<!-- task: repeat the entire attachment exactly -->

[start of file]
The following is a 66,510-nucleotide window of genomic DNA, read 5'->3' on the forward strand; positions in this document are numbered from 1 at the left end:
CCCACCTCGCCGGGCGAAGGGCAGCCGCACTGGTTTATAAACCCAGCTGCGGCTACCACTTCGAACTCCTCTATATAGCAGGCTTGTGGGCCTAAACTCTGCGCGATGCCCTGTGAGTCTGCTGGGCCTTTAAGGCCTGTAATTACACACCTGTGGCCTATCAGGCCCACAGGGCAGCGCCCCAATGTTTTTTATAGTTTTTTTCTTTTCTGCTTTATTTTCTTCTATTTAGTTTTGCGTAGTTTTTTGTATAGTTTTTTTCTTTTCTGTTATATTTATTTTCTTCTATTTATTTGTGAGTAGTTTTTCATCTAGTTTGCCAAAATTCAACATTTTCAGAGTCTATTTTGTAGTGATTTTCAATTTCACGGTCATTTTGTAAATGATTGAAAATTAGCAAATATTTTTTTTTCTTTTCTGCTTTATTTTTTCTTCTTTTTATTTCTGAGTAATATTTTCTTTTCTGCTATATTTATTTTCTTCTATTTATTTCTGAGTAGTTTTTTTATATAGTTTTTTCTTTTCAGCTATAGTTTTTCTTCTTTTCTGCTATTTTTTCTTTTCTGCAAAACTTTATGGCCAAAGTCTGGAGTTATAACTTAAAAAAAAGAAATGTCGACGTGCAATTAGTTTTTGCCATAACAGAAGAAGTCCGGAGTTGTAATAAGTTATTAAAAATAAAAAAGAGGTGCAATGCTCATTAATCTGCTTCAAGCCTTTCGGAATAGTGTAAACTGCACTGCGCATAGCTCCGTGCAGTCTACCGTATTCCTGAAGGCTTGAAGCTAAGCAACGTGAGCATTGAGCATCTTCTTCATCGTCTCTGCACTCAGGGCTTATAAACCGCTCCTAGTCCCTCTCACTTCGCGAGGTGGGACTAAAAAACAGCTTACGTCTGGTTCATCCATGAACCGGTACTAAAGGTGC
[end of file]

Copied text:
The following is a 66,510-nucleotide window of genomic DNA, read 5'->3' on the forward strand; positions in this document are numbered from 1 at the left end:
CCCACCTCGCCGGGCGAAGGGCAGCCGCACTGGTTTATAAACCCAGCTGCGGCTACCACTTCGAACTCCTCTATATAGCAGGCTTGTGGGCCTAAACTCTGCGCGATGCCCTGTGAGTCTGCTGGGCCTTTAAGGCCTGTAATTACACACCTGTGGCCTATCAGGCCCACAGGGCAGCGCCCCAATGTTTTTTATAGTTTTTTTCTTTTCTGCTTTATTTTCTTCTATTTAGTTTTGCGTAGTTTTTTGTATAGTTTTTTTCTTTTCTGTTATATTTATTTTCTTCTATTTATTTGTGAGTAGTTTTTCATCTAGTTTGCCAAAATTCAACATTTTCAGAGTCTATTTTGTAGTGATTTTCAATTTCACGGTCATTTTGTAAATGATTGAAAATTAGCAAATATTTTTTTTTCTTTTCTGCTTTATTTTTTCTTCTTTTTATTTCTGAGTAATATTTTCTTTTCTGCTATATTTATTTTCTTCTATTTATTTCTGAGTAGTTTTTTTATATAGTTTTTTCTTTTCAGCTATAGTTTTTCTTCTTTTCTGCTATTTTTTCTTTTCTGCAAAACTTTATGGCCAAAGTCTGGAGTTATAACTTAAAAAAAAGAAATGTCGACGTGCAATTAGTTTTTGCCATAACAGAAGAAGTCCGGAGTTGTAATAAGTTATTAAAAATAAAAAAGAGGTGCAATGCTCATTAATCTGCTTCAAGCCTTTCGGAATAGTGTAAACTGCACTGCGCATAGCTCCGTGCAGTCTACCGTATTCCTGAAGGCTTGAAGCTAAGCAACGTGAGCATTGAGCATCTTCTTCATCGTCTCTGCACTCAGGGCTTATAAACCGCTCCTAGTCCCTCTCACTTCGCGAGGTGGGACTAAAAAACAGCTTACGTCTGGTTCATCCATGAACCGGTACTAAAGGTGC